Home Page

The complete history of the Universe -- from the Big Bang to 200 my into the future


History of the Universe eBook. 398 pages, 300 illustrations only $2.99

Previous pageNext page

Inflation Epoch: Creation to 10-35 seconds

We now come to one of the key events in the very early history of the Universe. Remember that this event is supposed to have happened before the Big Bang.

In a short time, perhaps 10-35 of a second after the Universe was created, the Universe expanded from something smaller than a proton, to perhaps 10 centimeters across.

The inflaton field expanded at constant energy density. This is quite different to our experience today, where energy density falls as space expands. The reason was that the energy came from the inflaton field, which was at its lowest possible energy level. Its energy density could not fall, and so non-zero energy continued to fill the newly expanded space.

Since the volume of the Universe was increasing, but the energy density stayed the same, the total energy in the Universe must have increased. Where did this energy come from? Since (as I have mentioned) nothing could come in from the Multiverse, the energy must have come from the pressure of the inflaton field.

Gravitational Repulsion

It can be shown mathematically that this pressure must have been negative. This created a repulsive gravitational field. Note that this had exactly the same effect as Einstein’s cosmological constant. It made all parts of space try to move away from each other. This led to a dramatic increase in the size of the Universe.

The very rapid growth of a region due to the gravitational repulsion created by the false vacuum is called inflation. The increase in size was exponential, that is, the more it expanded the faster the expansion happened. In an incredibly short time the Universe increased in size from a tiny speck to a huge space comparable with the space we see today. It is almost impossible to imagine such a change, the greatest revolution in this whole story.

It is because the Universe inflated that it now seems flat. Space in the Multiverse might have been curved, so that, for example, the angles in a triangle did not add up to 180 degrees. But as the tiny region which would eventually become the Universe was expanded, this curvature was almost entirely flattened out, in the same way as the curvature of the surface of a soccer ball would be almost flattened out if you blew it up to the size of the Earth.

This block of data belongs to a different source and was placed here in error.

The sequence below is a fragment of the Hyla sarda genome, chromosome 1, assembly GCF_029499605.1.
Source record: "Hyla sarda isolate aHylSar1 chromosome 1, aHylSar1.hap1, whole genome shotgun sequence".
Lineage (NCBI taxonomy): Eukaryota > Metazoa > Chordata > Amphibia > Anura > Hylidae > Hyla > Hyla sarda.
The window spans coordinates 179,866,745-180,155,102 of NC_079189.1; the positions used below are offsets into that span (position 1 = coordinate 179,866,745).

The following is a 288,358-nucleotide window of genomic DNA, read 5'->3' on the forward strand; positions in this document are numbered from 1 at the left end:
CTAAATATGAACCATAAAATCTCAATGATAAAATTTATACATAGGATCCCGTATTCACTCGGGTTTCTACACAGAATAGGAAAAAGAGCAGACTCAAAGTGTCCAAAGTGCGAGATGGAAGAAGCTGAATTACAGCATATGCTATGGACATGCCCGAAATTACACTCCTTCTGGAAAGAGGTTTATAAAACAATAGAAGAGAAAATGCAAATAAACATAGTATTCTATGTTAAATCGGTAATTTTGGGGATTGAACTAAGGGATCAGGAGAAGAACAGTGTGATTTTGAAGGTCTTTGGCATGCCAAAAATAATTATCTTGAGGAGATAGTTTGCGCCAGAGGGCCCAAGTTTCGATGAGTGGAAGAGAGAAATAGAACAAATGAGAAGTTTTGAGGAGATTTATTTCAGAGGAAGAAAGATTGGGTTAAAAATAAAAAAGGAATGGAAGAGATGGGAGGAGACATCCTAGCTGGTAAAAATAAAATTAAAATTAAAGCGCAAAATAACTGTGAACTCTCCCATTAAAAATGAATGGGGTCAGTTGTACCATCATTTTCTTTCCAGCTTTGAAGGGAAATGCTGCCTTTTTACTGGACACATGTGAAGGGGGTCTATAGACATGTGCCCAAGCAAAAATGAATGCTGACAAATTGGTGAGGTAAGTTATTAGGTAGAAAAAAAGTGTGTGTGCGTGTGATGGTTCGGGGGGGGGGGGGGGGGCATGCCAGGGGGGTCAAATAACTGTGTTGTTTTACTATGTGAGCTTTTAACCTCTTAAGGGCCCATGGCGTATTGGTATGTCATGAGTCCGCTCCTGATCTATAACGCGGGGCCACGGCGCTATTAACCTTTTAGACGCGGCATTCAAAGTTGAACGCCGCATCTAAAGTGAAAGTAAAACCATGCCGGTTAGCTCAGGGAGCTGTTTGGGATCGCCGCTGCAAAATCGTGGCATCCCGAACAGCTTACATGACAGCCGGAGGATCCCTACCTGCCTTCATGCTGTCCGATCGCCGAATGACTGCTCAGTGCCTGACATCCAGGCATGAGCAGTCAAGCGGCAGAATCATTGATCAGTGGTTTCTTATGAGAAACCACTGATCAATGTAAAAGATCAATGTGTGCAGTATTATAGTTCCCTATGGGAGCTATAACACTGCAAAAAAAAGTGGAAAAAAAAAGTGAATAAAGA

Supercooling of Inflaton Field

Once it was created, the Universe expanded and cooled rapidly to below the critical temperature for the inflaton field. That means that the inflaton field became unstable – that is, it wanted to decay, to stop being zero and get some other value, but could not.

It was similar to a ball balanced on the top of a hill. The ball wants to roll down, but cannot decide which way to roll. We also meet the same situation today in pure water, which can be supercooled below its freezing point without being able to turn to ice, because it cannot decide in which direction the ice crystals should line up.

So for a short time the young Universe continued to expand, and the unstable inflaton field had a very important effect.

Spontaneous Symmetry Breaking

After a very short time, perhaps 10-35 of a second after the Universe was created, the inflaton field gradually began to break down into the four fundamental forces which we find in the Universe today. These four fields are of fundamental importance in our story, so I will examine them in turn in the following sections.

Furthermore, as the symmetry of the inflaton field broke down to produce these four forces, its energy was converted into particles. These now make up the world around us, including ourselves.

This process is called spontaneous symmetry breaking of the inflaton field.

Suddenly the Universe became filled with tiny objects hurtling around at high speed and colliding with each other, their energy changing from one form of particle to another.

Previous pageNext page

History of the Universe eBook. 398 pages, 300 illustrations only $2.99

eBook only $2.99
398 pages, 300 images

"I find the science fabulous...an extremely useful teaching tool."
Professor David Christian

Become a Citizen of the Universe

and get your free badge!